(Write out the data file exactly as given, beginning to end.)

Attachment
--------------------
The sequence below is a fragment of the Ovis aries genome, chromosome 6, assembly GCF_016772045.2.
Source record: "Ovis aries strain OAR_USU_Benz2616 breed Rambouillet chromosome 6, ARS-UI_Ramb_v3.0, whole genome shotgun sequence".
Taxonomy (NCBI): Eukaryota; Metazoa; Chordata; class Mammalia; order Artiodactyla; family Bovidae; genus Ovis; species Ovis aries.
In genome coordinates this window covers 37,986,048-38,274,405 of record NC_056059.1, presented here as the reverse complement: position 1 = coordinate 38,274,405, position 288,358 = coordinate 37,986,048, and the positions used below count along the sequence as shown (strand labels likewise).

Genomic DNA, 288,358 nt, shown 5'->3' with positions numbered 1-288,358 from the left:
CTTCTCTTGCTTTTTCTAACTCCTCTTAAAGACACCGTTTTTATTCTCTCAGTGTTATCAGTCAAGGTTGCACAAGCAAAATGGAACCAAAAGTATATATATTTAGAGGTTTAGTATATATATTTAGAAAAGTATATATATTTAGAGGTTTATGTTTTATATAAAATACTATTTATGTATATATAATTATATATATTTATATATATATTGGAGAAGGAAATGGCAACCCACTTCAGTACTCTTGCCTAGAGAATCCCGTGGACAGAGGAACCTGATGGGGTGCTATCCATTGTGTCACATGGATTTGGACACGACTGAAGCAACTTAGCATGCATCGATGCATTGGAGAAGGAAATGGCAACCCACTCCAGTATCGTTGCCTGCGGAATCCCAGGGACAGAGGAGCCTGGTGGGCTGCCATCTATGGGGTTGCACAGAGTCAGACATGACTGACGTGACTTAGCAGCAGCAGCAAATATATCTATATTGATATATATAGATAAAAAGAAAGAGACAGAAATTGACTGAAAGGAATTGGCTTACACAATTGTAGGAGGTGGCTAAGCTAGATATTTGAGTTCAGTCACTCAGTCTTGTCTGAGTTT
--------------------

The sequence below is a fragment of the Ovis aries genome, chromosome 6, assembly GCF_016772045.2.
Source record: "Ovis aries strain OAR_USU_Benz2616 breed Rambouillet chromosome 6, ARS-UI_Ramb_v3.0, whole genome shotgun sequence".
Taxonomy (NCBI): Eukaryota; Metazoa; Chordata; class Mammalia; order Artiodactyla; family Bovidae; genus Ovis; species Ovis aries.
In genome coordinates this window covers 37,986,048-38,274,405 of record NC_056059.1, presented here as the reverse complement: position 1 = coordinate 38,274,405, position 288,358 = coordinate 37,986,048, and the positions used below count along the sequence as shown (strand labels likewise).

Genomic DNA, 288,358 nt, shown 5'->3' with positions numbered 1-288,358 from the left:
CTTCTCTTGCTTTTTCTAACTCCTCTTAAAGACACCGTTTTTATTCTCTCAGTGTTATCAGTCAAGGTTGCACAAGCAAAATGGAACCAAAAGTATATATATTTAGAGGTTTAGTATATATATTTAGAAAAGTATATATATTTAGAGGTTTATGTTTTATATAAAATACTATTTATGTATATATAATTATATATATTTATATATATATTGGAGAAGGAAATGGCAACCCACTTCAGTACTCTTGCCTAGAGAATCCCGTGGACAGAGGAACCTGATGGGGTGCTATCCATTGTGTCACATGGATTTGGACACGACTGAAGCAACTTAGCATGCATCGATGCATTGGAGAAGGAAATGGCAACCCACTCCAGTATCGTTGCCTGCGGAATCCCAGGGACAGAGGAGCCTGGTGGGCTGCCATCTATGGGGTTGCACAGAGTCAGACATGACTGACGTGACTTAGCAGCAGCAGCAAATATATCTATATTGATATATATAGATAAAAAGAAAGAGACAGAAATTGACTGAAAGGAATTGGCTTACACAATTGTAGGAGGTGGCTAAGCTAGATATTTGAGTTCAGTCACTCAGTCTTGTCTGAGTTT